Requirements for all videos:

  • YOU MUST: Appear in the video. Students want to know who their teacher is and hear the language they are about to learn. It’s important to represent yourself truthfully to students. Your video should be between 1 to 3 minutes.
  • YOU MUST: Speak in all the languages that you have listed as “Native” or “k-3” in the video. Your languages listed as “Native” and “k-3” will be set as your teaching languages. Math-Face requires teachers to demonstrate their ability to speak these languages fluently in the video. 
  • DO NOT: Provide personal contact information – Your video will be available to people on the internet, so protect your own privacy.
  • DO NOT: Advertise or promote other services in your video.
  • DO NOT: Use copyrighted music or any media for which you do not have the rights.
  • DO NOT: Shoot vertical/square videos.  The video aspect ratio should be 16:9 to achieve the best effect.
horizontal video

square video

vertical video

Here is what to consider as you prepare to make your video:

How to film your video

GOOD:BAD:
Do: Shoot horizontal video.
Do:
 Put your camera/mobile phone on the level with your eyes and look into the camera/mobile phone.

Do: Put the camera/mobile phone on a stable surface or use a tripod to keep the video still.
Do not: Shoot vertical video.
Do not: Put the camera/mobile phone below your face and talk down to it.

Do not: Hold the camera/mobile phone with your hands or allow the camera/mobile phone to shake.

video_guide.jpg

Advanced shooting tips:  Make a DIY Phone Tripod

Lighting

GOOD:BAD:

Do: Use natural daylight or powerful lamp lighting from the FRONT

Even better: Complimentary light from behind + 45 degrees

Do not: Record at night with poor lighting.

Do not: Record with strong lights or lamps behind you.

Sound

GOOD:BAD:

Do: Use quiet surroundings and speak in a clear voice.

Even better: Using a field recorder or speak into a microphone.

Do not: Place microphone very close to mouth (causes “beat boxy” noises and distortion).
Do not: Place microphone too far away from mouth (too quiet).
Do not: Allow wind or any other distracting background noise.

 

Background

GOOD:BAD:

Do: Use a clean and tidy study room or classroom

Even better: something that represents your language or country

Do not: Show moving or distracting things ­in the background (other people, etc).
Do not: Use An overly busy or “chaotic” background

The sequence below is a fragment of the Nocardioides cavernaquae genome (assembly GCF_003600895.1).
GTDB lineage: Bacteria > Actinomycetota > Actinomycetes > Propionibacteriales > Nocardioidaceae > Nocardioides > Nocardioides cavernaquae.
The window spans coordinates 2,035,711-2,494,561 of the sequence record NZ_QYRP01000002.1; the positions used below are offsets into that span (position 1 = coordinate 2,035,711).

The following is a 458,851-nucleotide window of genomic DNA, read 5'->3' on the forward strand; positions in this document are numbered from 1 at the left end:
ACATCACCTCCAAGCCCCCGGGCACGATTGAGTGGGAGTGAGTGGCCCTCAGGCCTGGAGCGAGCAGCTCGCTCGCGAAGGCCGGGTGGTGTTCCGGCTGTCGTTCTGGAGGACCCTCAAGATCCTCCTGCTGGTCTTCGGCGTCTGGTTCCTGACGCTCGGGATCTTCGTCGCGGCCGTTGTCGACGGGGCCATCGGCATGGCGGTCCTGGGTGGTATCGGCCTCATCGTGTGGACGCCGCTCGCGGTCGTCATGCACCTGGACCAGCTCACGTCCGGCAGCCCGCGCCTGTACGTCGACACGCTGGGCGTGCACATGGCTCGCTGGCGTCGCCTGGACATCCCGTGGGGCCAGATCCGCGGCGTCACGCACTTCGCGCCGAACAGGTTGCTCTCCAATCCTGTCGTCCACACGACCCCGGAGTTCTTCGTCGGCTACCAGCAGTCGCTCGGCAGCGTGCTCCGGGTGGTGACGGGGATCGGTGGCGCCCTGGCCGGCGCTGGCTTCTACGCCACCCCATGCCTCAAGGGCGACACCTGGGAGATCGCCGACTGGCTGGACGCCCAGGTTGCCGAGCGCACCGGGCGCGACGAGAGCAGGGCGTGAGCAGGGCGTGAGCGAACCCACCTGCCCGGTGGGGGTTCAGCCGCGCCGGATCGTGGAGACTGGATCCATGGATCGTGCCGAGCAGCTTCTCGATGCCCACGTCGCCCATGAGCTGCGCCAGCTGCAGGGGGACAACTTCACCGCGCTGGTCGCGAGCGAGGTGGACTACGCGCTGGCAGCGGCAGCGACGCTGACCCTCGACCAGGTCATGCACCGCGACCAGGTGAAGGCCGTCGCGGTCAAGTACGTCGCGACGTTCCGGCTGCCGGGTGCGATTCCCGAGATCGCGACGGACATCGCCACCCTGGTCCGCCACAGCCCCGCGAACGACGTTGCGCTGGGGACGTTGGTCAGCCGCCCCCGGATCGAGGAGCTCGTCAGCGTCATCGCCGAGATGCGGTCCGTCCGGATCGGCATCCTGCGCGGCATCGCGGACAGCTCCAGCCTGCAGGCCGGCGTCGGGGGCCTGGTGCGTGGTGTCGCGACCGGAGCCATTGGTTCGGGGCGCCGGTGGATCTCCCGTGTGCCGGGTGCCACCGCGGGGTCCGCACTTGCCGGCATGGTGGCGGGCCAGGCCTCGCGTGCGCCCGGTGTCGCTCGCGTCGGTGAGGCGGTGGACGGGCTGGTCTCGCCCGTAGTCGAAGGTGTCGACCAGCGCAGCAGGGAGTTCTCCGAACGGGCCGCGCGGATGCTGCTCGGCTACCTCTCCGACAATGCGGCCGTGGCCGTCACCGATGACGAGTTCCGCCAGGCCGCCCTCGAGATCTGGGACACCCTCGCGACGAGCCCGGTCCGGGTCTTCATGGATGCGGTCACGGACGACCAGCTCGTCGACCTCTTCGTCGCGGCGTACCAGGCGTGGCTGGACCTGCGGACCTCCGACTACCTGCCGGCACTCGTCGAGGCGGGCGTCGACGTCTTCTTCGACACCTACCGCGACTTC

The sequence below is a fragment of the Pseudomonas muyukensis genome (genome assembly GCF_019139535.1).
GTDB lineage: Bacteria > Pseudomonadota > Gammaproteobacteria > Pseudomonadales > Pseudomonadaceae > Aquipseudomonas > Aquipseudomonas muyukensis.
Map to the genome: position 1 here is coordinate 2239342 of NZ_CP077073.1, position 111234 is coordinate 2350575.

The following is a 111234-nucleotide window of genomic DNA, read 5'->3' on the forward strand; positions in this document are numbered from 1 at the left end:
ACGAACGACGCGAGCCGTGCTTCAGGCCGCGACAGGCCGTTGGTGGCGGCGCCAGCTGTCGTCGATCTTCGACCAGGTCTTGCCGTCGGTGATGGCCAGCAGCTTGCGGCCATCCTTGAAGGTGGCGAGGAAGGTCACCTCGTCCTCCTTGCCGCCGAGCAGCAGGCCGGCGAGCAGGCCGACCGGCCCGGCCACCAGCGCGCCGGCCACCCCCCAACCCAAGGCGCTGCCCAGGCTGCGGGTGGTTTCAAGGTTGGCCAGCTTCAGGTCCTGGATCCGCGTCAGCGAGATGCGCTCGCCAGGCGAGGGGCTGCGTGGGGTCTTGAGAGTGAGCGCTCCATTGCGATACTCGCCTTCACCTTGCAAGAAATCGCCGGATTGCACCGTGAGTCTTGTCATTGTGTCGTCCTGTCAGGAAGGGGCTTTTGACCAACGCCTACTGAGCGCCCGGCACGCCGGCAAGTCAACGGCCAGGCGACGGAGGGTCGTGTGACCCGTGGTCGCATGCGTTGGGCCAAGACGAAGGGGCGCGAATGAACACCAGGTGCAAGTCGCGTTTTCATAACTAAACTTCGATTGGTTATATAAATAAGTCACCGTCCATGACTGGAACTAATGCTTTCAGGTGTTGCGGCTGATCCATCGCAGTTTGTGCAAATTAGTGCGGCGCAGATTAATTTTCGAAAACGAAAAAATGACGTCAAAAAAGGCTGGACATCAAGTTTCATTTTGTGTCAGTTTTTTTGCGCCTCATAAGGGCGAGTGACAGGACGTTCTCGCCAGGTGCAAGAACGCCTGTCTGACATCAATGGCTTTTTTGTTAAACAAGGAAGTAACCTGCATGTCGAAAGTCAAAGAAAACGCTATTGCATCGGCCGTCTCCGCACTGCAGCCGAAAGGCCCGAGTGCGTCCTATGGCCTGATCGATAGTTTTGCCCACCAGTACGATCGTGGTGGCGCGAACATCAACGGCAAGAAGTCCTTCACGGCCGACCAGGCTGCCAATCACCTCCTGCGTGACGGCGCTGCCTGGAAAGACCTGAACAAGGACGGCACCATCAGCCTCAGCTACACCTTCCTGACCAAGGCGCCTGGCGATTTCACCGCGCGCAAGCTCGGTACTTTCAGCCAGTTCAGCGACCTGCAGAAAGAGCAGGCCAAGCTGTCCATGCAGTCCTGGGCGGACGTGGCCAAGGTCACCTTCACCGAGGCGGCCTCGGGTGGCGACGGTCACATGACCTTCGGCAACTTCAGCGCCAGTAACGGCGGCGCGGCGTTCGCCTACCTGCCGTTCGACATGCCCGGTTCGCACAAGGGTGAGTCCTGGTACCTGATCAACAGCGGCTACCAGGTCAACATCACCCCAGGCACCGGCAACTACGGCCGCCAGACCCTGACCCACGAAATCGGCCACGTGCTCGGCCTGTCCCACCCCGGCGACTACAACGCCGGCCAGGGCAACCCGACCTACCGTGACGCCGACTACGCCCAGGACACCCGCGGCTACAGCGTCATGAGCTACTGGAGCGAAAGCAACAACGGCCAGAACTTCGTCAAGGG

Do not: Show any commercial logo in the background

 

Editing (optional)

GOOD:BAD:

Do: Add subtitles.

Do not: Post your personal contact information in the video.
Do not: Use logos or advertisements from other companies or services.
Do not: Add loud music that makes it difficult to hear your voice.

How do I make a teacher introduction video? 

1. Watch some good examples

It is quite easy to make a basic video that looks great. Teachers who have more time and effort to invest in their videos might get some good ideas from the “excellent” or “advanced” examples.

 
2. What should you say?

Your video is where you get to show students who you are. Be creative, and please include the following:  

  • Who are you

Introduce yourself. What is your name, and what languages do you speak? If you have credentials, work experience, or other interesting backgrounds, feel free to share that.

  • What are your lessons like?

What do you enjoy about teaching, do you have a preferred method, and what is your attitude towards language teaching? You might include specific details about the activities you do during lessons, show materials you use, or teach potential students their first word or phrase!

  • Show your personality
      • Smile – Make students feel welcome to your online classes!
      • Be yourself – Show or tell something interesting about yourself. Do you have special hobbies that students might enjoy discussing with you? Choose clothing or a background that really represents you. 

3. Some other tips

  • Keep it short – Just a few minutes is plenty of time.
  • Be natural – Do not read directly from a script! Look into the camera, make it as though you are speaking directly to your student.
  • Speak in all the languages in which you are fluent – You don’t need to say the same thing again in every language, but you can move from one language to the next as you speak. We recommend adding subtitles so that students can more easily tell what you are saying in each language.
  • Think of your students – The care you take in preparing for your video shows students not only what you think of yourself, but how they can expect you to prepare for your classes with them.
  • Mention Math-Face – Doing this and adding a link to your teacher profile in the description will help people find and book your classes on Math-Face. 
  • Dress Appropriately – Smart casual is acceptable, remember that 1st impressions count

4. Record and upload your video to Math-Face

Introduction videos are a great way to introduce yourself to students before your first lesson! Have fun, and if you have questions or concerns about your video, please contact Math-Face support.